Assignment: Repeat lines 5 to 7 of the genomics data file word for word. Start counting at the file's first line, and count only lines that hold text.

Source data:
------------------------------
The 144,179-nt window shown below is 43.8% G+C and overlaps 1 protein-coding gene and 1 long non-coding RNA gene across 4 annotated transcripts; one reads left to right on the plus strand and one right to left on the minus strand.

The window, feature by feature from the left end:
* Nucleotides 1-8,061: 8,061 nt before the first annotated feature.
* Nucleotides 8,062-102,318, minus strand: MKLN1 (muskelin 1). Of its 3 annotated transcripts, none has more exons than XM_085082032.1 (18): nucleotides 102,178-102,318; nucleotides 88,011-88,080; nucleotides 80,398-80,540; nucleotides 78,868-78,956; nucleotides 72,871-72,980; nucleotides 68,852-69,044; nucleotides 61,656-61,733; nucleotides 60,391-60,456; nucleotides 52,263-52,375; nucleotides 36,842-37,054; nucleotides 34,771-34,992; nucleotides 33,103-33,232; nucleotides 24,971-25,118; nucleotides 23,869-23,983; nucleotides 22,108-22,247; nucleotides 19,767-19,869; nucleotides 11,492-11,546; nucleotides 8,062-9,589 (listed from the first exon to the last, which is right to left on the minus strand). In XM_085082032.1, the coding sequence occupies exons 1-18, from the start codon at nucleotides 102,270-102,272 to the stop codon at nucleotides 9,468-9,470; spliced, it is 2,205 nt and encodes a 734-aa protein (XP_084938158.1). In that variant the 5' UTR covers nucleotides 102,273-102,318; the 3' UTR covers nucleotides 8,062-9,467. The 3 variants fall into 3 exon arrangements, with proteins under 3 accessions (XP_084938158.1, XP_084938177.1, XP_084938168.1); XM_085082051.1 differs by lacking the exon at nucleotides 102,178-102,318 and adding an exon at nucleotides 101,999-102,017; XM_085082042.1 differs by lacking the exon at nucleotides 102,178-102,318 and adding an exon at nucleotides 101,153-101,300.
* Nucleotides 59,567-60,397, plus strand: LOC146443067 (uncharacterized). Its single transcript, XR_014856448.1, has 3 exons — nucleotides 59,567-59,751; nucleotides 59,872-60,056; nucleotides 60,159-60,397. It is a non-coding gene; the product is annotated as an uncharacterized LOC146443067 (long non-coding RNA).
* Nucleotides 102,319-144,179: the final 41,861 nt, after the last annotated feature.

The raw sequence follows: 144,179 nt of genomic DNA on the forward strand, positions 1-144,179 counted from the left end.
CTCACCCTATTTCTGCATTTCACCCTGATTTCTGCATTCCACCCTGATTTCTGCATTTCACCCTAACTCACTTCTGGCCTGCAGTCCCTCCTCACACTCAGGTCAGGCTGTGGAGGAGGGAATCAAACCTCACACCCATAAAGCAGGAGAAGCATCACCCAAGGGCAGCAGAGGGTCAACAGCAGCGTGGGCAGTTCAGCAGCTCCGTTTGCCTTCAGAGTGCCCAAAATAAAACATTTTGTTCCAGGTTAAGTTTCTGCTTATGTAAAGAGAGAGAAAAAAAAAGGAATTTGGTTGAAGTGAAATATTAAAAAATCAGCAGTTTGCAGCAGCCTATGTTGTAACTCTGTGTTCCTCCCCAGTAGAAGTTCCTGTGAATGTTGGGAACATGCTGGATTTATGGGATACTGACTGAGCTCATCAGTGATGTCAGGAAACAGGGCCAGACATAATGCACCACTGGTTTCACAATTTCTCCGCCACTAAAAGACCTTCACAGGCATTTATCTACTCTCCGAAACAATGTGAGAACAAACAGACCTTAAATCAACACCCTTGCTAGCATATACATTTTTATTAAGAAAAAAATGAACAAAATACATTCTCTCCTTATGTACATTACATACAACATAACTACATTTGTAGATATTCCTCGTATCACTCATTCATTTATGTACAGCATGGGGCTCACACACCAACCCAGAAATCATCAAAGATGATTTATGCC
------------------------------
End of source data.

* Nucleotides 59,567-60,397, plus strand: LOC146443067 (uncharacterized). Its single transcript, XR_014856448.1, has 3 exons — nucleotides 59,567-59,751; nucleotides 59,872-60,056; nucleotides 60,159-60,397. It is a non-coding gene; the product is annotated as an uncharacterized LOC146443067 (long non-coding RNA).
* Nucleotides 102,319-144,179: the final 41,861 nt, after the last annotated feature.

The raw sequence follows: 144,179 nt of genomic DNA on the forward strand, positions 1-144,179 counted from the left end.